I have to agree with Edmond Caldwell:
Austerlitz and 2666 are good books brought to us in a way that sucks the oxygen out of the type of atmosphere in which good books might be much more broadly produced, understood, and enjoyed. . .To come up with Best Books lists in this environment is little more than an exercise in pecking the least maggoty bits from carrion.
But the listing and ranking game goes on – and on and on – as if all sectors of society were afflicted with a kind of mass obsessive-compulsive disorder or species of autism. . . .
Andrew Seal objects:
I am not convinced that [Caldwell's] attempt to move the conversation to a question of who owns the means of literary production does anything more than nudge us toward a severe reification of outsiderness, an anti-brand mandarinism. His approach, in fact, greatly simplifies the whole question of distinction (which he gets to later): it just makes that-which-cannot-be-corporatized into a new fetish object.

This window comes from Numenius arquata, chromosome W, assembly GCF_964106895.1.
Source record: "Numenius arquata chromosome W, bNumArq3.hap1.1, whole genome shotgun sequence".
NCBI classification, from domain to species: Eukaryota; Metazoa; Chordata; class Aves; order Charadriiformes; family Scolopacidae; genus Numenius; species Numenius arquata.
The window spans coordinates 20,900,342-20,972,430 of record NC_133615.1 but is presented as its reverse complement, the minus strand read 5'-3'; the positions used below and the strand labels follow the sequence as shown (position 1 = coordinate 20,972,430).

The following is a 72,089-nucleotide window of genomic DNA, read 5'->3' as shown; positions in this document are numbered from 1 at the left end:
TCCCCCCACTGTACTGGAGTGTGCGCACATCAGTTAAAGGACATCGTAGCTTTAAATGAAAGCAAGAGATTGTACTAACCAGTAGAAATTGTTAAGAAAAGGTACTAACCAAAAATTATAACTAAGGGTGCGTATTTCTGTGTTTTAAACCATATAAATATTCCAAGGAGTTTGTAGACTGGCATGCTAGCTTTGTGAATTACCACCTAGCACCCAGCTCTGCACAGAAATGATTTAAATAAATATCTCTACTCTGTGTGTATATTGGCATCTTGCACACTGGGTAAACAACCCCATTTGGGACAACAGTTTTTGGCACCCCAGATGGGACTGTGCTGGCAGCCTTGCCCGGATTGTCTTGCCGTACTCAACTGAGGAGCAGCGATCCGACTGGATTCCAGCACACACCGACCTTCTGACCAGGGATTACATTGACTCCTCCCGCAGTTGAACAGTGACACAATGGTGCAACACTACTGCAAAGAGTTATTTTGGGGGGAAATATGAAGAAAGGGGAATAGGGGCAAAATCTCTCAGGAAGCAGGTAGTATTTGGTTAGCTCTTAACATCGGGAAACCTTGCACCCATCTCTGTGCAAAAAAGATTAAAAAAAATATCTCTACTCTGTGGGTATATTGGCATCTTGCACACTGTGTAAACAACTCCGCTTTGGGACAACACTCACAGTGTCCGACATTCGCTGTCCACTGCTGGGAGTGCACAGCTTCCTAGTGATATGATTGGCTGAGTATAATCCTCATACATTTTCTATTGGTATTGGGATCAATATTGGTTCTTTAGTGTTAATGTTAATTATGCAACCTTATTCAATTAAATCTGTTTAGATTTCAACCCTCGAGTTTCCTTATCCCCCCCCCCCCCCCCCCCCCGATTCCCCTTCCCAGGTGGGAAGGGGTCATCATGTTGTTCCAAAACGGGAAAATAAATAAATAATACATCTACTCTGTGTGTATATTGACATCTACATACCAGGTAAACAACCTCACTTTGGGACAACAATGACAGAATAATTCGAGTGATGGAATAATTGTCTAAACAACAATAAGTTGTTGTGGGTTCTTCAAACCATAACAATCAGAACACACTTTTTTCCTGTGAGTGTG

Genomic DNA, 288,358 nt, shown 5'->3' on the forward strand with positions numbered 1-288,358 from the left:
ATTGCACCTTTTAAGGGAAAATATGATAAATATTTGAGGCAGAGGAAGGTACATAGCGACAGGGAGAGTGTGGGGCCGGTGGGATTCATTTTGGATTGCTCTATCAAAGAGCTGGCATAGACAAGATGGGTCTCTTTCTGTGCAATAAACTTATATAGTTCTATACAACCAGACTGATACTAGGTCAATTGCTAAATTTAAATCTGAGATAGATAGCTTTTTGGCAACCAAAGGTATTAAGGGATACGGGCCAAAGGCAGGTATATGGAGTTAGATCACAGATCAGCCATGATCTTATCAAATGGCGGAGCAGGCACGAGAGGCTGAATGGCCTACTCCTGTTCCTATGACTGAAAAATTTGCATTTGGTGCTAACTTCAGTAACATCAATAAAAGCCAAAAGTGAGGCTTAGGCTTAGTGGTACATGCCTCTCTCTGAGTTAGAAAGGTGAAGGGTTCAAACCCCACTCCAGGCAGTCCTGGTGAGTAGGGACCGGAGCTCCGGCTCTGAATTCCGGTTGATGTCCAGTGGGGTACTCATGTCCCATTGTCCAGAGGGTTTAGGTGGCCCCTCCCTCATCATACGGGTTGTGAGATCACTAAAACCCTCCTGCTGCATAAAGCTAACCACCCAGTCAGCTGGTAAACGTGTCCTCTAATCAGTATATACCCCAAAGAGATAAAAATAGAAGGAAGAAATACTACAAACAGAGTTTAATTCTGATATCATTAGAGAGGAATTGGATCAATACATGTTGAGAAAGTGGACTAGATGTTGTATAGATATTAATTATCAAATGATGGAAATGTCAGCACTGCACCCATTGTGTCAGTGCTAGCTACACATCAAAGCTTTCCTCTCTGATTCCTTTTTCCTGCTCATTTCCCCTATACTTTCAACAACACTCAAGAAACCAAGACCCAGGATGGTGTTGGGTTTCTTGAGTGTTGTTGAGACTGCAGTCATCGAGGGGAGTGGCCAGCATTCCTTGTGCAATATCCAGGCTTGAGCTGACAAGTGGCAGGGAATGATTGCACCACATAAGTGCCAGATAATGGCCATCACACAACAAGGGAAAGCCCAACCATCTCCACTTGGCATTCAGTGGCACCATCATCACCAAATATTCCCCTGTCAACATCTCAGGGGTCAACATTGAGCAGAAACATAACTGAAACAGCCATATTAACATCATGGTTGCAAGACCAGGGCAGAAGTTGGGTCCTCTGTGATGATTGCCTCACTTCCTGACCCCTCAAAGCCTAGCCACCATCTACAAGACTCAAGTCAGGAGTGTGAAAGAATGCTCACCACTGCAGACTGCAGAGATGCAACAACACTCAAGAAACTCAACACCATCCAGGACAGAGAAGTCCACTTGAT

This might be a valid objection if the alternative to the kind of list-making employed at The Millions was simply to make another list from which books published by the mainstream corporate publishers were excluded. This would only reproduce wittingly what Millions-type lists do unwittingly, which is to assume that anything remotely useful can be accomplished by making lists and choosing up sides. In the real literary world in which live, the only honest course of action is to refuse to join in on list-making in the first place, which would at the least be an acknowledgement that we can't make such simplified judgments about current or recent work given the pre-chosen samples which mainstream publishing makes available.